1

The greater

city exactly

penſates thegreater

gravity.

city exactly

penſates thegreater

gravity.

SAGR. But do you think that the velocity doth fully make

good the gravity? that is, that the moment and force of a

able of v. g. four pounds weight, is as great as that of one of an

hundred weight, whenſoever that the firſt hath an hundred degrees

of velocity, and the later but four onely?

good the gravity? that is, that the moment and force of a

able of v. g. four pounds weight, is as great as that of one of an

hundred weight, whenſoever that the firſt hath an hundred degrees

of velocity, and the later but four onely?

SALV. Yes doubtleſs, as I am able by many experiments to

demonſtrate: but for the preſent, let this onely of the ſtiliard

ſuffice: in which you ſee that the light end of the beam is then

able to ſuſtain and equilibrate the great Wool ſack, when its

ſtance from the centre, upon which the ſtiliard reſteth and

eth, ſhall ſo much exceed the leſſer diſtance, by how much the

ſolute gravity of the Wool-ſack exceedeth that of the pendent

weight. And we ſee nothing that can cauſe this inſufficiencie in

the great ſack of Wool, to raiſe with its weight the pendent

weight ſo much leſs grave, ſave the diſparity of the motions which

the one and the other ſhould make, whilſt that the Wool ſack by

deſcending but one inch onely, will raiſe the pendent weight an

hundred inclies: (ſuppoſing that the ſack did weigh an hundred

times as much, and that the diſtance of the ſmall weight from the

centre of the beam were an hundred times greater, than the

ſtance between the ſaid centre and the point of the ſacks

on.) And again, the pendent weight its moving the ſpace of an

hundred inches, in the time that the ſack moveth but one inch

onely, is the ſame as to ſay, that the velocity of the motion of the

little pendent weight, is an hundred times greater than the

city of the motion of the ſack. Now fix it in your belief, as a

true and manifeſt axiom, that the reſiſtance which proceedeth from

the velocity of motion, compenſateth that which dependeth on

the gravity of another moveable: So that conſequently, a

able of one pound, that moveth with an hundred degrees of

locity, doth as much reſiſt all obſtruction, as another moveable

of an hundred weight, whoſe velocity is but one degree onely.

And two equal moveables will equally reſiſt their being moved,

if that they ſhall be moved with equal velocity: but if one be

to be moved more ſwiftly than the other, it ſhall make greater

ſiſtance, according to the greater velocity that ſhall be conferred

on it. Theſe things being premiſed, let us proceed to the

nation of our Problem; and for the better underſtanding of

things, let us make a ſhort Scheme thereof. Let two unequal

wheels be deſcribed about this centre A, [in Fig. 7.] and let the

circumference of the leſſer be B G, and of the greater C E H, and

let the ſemidiameter A B C, be perpendicular to the Horizon; and

by the points B and C, let us draw the right lined Tangents B F

and C D; and in the arches B G and C E, take two equal parts

B G and C E: and let the two wheels be ſuppoſed to be turn'd

demonſtrate: but for the preſent, let this onely of the ſtiliard

ſuffice: in which you ſee that the light end of the beam is then

able to ſuſtain and equilibrate the great Wool ſack, when its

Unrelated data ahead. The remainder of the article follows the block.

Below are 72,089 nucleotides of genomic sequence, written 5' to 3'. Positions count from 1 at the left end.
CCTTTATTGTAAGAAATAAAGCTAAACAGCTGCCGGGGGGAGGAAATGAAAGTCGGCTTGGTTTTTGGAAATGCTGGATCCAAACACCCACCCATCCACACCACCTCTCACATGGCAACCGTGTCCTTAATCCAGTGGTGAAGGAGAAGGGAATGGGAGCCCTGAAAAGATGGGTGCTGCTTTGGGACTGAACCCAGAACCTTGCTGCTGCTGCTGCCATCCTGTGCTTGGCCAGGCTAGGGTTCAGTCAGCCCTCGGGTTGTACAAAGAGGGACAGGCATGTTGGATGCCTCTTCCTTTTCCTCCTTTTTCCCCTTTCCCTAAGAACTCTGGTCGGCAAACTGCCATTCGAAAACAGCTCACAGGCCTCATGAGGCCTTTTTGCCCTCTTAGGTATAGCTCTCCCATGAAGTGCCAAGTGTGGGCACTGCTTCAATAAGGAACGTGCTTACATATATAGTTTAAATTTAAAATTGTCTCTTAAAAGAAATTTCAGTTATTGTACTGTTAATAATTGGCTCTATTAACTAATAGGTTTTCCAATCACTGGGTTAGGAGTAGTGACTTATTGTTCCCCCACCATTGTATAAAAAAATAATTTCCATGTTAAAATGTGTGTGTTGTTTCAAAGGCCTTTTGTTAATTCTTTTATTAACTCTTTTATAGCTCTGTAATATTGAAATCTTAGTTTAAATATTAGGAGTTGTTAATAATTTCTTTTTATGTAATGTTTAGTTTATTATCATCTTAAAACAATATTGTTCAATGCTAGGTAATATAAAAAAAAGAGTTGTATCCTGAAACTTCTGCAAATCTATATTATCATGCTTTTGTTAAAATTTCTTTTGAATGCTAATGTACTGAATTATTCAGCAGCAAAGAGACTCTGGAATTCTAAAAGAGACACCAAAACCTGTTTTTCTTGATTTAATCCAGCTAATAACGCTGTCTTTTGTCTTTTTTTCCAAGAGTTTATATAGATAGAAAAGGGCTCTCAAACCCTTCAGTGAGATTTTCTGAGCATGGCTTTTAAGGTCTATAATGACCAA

ſtance from the centre, upon which the ſtiliard reſteth and

eth, ſhall ſo much exceed the leſſer diſtance, by how much the

ſolute gravity of the Wool-ſack exceedeth that of the pendent

weight. And we ſee nothing that can cauſe this inſufficiencie in

the great ſack of Wool, to raiſe with its weight the pendent

weight ſo much leſs grave, ſave the diſparity of the motions which

the one and the other ſhould make, whilſt that the Wool ſack by

deſcending but one inch onely, will raiſe the pendent weight an

hundred inclies: (ſuppoſing that the ſack did weigh an hundred

times as much, and that the diſtance of the ſmall weight from the

centre of the beam were an hundred times greater, than the

ſtance between the ſaid centre and the point of the ſacks

on.) And again, the pendent weight its moving the ſpace of an

hundred inches, in the time that the ſack moveth but one inch

onely, is the ſame as to ſay, that the velocity of the motion of the

little pendent weight, is an hundred times greater than the

city of the motion of the ſack. Now fix it in your belief, as a

true and manifeſt axiom, that the reſiſtance which proceedeth from

the velocity of motion, compenſateth that which dependeth on

the gravity of another moveable: So that conſequently, a

able of one pound, that moveth with an hundred degrees of

locity, doth as much reſiſt all obſtruction, as another moveable

of an hundred weight, whoſe velocity is but one degree onely.

And two equal moveables will equally reſiſt their being moved,

if that they ſhall be moved with equal velocity: but if one be

to be moved more ſwiftly than the other, it ſhall make greater

ſiſtance, according to the greater velocity that ſhall be conferred

on it. Theſe things being premiſed, let us proceed to the

nation of our Problem; and for the better underſtanding of

things, let us make a ſhort Scheme thereof. Let two unequal

wheels be deſcribed about this centre A, [in Fig. 7.] and let the

circumference of the leſſer be B G, and of the greater C E H, and

let the ſemidiameter A B C, be perpendicular to the Horizon; and

by the points B and C, let us draw the right lined Tangents B F

and C D; and in the arches B G and C E, take two equal parts

B G and C E: and let the two wheels be ſuppoſed to be turn'd